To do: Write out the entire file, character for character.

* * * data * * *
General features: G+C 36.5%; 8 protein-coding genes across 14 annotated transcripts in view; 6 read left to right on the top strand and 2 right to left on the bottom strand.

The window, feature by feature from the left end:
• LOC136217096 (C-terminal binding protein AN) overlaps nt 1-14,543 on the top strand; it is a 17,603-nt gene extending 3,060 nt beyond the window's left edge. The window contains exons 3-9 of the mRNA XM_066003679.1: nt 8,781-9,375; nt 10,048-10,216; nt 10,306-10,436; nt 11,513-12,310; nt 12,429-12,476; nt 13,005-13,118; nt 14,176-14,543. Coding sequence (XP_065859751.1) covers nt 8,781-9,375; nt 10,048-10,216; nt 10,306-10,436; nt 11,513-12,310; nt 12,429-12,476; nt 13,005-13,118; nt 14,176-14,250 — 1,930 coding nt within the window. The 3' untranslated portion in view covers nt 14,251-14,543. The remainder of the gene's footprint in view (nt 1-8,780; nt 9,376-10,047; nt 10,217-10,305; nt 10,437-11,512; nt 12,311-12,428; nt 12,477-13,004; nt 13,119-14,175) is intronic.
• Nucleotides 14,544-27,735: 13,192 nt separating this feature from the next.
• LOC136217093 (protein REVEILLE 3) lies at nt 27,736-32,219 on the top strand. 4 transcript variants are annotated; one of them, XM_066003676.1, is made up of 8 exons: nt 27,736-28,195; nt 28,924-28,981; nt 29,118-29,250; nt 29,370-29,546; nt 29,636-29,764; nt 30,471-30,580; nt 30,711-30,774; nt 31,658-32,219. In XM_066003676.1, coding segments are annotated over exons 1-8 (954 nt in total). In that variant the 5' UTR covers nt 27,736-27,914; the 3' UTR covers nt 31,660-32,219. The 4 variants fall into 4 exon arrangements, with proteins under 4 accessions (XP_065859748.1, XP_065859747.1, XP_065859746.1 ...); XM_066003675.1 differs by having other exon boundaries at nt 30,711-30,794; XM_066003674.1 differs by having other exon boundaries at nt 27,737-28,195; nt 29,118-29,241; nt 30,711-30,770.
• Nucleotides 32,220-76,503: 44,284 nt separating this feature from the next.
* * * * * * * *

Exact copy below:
General features: G+C 36.5%; 8 protein-coding genes across 14 annotated transcripts in view; 6 read left to right on the top strand and 2 right to left on the bottom strand.

The window, feature by feature from the left end:
• LOC136217096 (C-terminal binding protein AN) overlaps nt 1-14,543 on the top strand; it is a 17,603-nt gene extending 3,060 nt beyond the window's left edge. The window contains exons 3-9 of the mRNA XM_066003679.1: nt 8,781-9,375; nt 10,048-10,216; nt 10,306-10,436; nt 11,513-12,310; nt 12,429-12,476; nt 13,005-13,118; nt 14,176-14,543. Coding sequence (XP_065859751.1) covers nt 8,781-9,375; nt 10,048-10,216; nt 10,306-10,436; nt 11,513-12,310; nt 12,429-12,476; nt 13,005-13,118; nt 14,176-14,250 — 1,930 coding nt within the window. The 3' untranslated portion in view covers nt 14,251-14,543. The remainder of the gene's footprint in view (nt 1-8,780; nt 9,376-10,047; nt 10,217-10,305; nt 10,437-11,512; nt 12,311-12,428; nt 12,477-13,004; nt 13,119-14,175) is intronic.
• Nucleotides 14,544-27,735: 13,192 nt separating this feature from the next.
• LOC136217093 (protein REVEILLE 3) lies at nt 27,736-32,219 on the top strand. 4 transcript variants are annotated; one of them, XM_066003676.1, is made up of 8 exons: nt 27,736-28,195; nt 28,924-28,981; nt 29,118-29,250; nt 29,370-29,546; nt 29,636-29,764; nt 30,471-30,580; nt 30,711-30,774; nt 31,658-32,219. In XM_066003676.1, coding segments are annotated over exons 1-8 (954 nt in total). In that variant the 5' UTR covers nt 27,736-27,914; the 3' UTR covers nt 31,660-32,219. The 4 variants fall into 4 exon arrangements, with proteins under 4 accessions (XP_065859748.1, XP_065859747.1, XP_065859746.1 ...); XM_066003675.1 differs by having other exon boundaries at nt 30,711-30,794; XM_066003674.1 differs by having other exon boundaries at nt 27,737-28,195; nt 29,118-29,241; nt 30,711-30,770.
• Nucleotides 32,220-76,503: 44,284 nt separating this feature from the next.